Inulins belong to a class of dietary fibers known as fructans. They are present in more than 36,000 plant species. It’s been estimated that Americans consume on average 1–4 grams of inulin and oligofructose per day.10
A carbohydrate chain made up of the simple sugars galactose and glucose.
A carbohydrate chain made up primarily of the simple sugar fructose.
A polysaccharide found in many fruits and vegetables. The average daily intake of pectin is estimated to be around 5 grams.
A polysaccharide naturally found in the cell walls of cereals, bacteria, and fungi.
Foods high in prebiotics
Prebiotics are one of the reasons that vegetables, fruits, and whole grains are so important for our health. Good sources of the prebiotics mentioned above can include:
Colostrum (first milk from cows)
Inulin and FOS
Chickpeas and hummus
Cereals such as oats, barley and wheat
While there is no broad consensus on an ideal daily serving of prebiotics, recommendations typically range from 4 to 8 grams for general digestive health support, to 15 grams or more for those with active digestive disorders.
Protect your gut microbiome community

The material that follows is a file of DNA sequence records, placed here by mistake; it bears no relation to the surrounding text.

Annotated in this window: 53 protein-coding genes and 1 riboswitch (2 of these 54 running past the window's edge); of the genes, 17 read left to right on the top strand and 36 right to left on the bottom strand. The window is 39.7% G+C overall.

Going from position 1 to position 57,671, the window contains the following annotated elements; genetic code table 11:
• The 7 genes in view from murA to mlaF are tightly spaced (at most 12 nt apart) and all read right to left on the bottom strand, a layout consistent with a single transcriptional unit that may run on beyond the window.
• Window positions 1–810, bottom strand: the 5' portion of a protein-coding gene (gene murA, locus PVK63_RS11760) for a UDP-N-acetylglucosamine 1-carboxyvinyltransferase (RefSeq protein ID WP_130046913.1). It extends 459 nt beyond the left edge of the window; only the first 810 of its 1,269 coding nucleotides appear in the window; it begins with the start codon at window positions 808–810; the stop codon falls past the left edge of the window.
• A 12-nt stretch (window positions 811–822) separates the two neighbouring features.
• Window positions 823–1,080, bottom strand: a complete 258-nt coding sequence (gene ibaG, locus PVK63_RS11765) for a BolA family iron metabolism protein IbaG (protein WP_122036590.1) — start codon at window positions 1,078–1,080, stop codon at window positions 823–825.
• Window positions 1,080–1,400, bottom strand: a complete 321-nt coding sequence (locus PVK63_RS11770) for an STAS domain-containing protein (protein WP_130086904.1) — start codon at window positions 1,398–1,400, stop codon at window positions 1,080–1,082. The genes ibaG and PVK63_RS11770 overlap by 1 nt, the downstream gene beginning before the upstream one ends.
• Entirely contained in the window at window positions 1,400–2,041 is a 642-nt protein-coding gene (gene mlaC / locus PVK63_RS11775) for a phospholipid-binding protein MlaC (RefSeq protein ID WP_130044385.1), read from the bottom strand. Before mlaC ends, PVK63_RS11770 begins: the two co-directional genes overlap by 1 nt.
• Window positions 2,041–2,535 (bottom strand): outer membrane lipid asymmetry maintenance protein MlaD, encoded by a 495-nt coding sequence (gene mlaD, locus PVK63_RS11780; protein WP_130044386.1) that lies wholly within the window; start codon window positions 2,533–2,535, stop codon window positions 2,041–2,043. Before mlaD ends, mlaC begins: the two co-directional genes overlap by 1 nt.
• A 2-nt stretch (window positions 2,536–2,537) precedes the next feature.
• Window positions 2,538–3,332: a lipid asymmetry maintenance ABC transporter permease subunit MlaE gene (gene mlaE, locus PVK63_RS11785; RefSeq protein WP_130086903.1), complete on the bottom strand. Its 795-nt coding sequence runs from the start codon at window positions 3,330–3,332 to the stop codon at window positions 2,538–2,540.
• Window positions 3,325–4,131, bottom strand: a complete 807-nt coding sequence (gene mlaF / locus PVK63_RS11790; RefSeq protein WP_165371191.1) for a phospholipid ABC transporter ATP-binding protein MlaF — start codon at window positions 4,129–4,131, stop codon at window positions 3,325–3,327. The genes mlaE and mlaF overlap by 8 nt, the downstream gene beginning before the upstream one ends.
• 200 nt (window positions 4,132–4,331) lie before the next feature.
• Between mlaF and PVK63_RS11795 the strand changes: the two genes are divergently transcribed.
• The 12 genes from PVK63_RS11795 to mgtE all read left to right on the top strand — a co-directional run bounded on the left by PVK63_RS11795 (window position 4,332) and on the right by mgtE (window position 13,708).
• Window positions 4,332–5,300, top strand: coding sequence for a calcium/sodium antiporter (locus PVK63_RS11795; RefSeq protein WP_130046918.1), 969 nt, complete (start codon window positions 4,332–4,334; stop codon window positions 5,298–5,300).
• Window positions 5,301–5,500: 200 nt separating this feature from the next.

Once you have a healthy microbiome of diverse beneficial microbes, it’s important to avoid things that can wipe them out or to give bad players a foothold. Here are four things to avoid:
Antibiotics are designed to kill bacteria, and while they can wipe out infections they can also wipe out beneficial bacteria in your gut. They are one of history’s greatest discoveries – but they are used far too much, for common infections, to fatten our food, and even in some toothpastes.
Artificial preservatives are a group of chemical substances added to food, sprayed on the outside of food, or added to medications to slow spoilage, discoloration, or contamination by bacteria and other disease organisms. Examples include benzoates, sorbates, propionates, and nitrites. Digesting these preservatives may be harmful to the beneficial bacteria in your gut.
Artificial sweeteners are widely used as replacements for sugar. However, some studies have shown that they can negatively affect the gut microbiota.
One study in rats showed that aspartame, an artificial sweetener, reduced weight gain, but increased blood sugar and impaired insulin response.11
The rats fed aspartame also had higher Clostridium and Enterobacteriaceae in their intestines, both of which are associated with disease when present in very high numbers.
Another study found similar results in mice and humans. It showed changes in the microbiota made artificial sweeteners have negative effects on blood sugar levels.12
When you experience a significant gut disruption like diarrhea, try to resolve it quickly. Diarrhea is a huge disruptor to the overall health of the gut and many of your beneficial members of your gut microbiome end up in the toilet.
Diarrhea can be caused by many things including food and water contamination, viruses, bacterial infections, and poor hygiene. While some instances of diarrhea are impossible to prevent, others are simple. Here’s how to prevent diarrhea with some easy-to-follow everyday habits: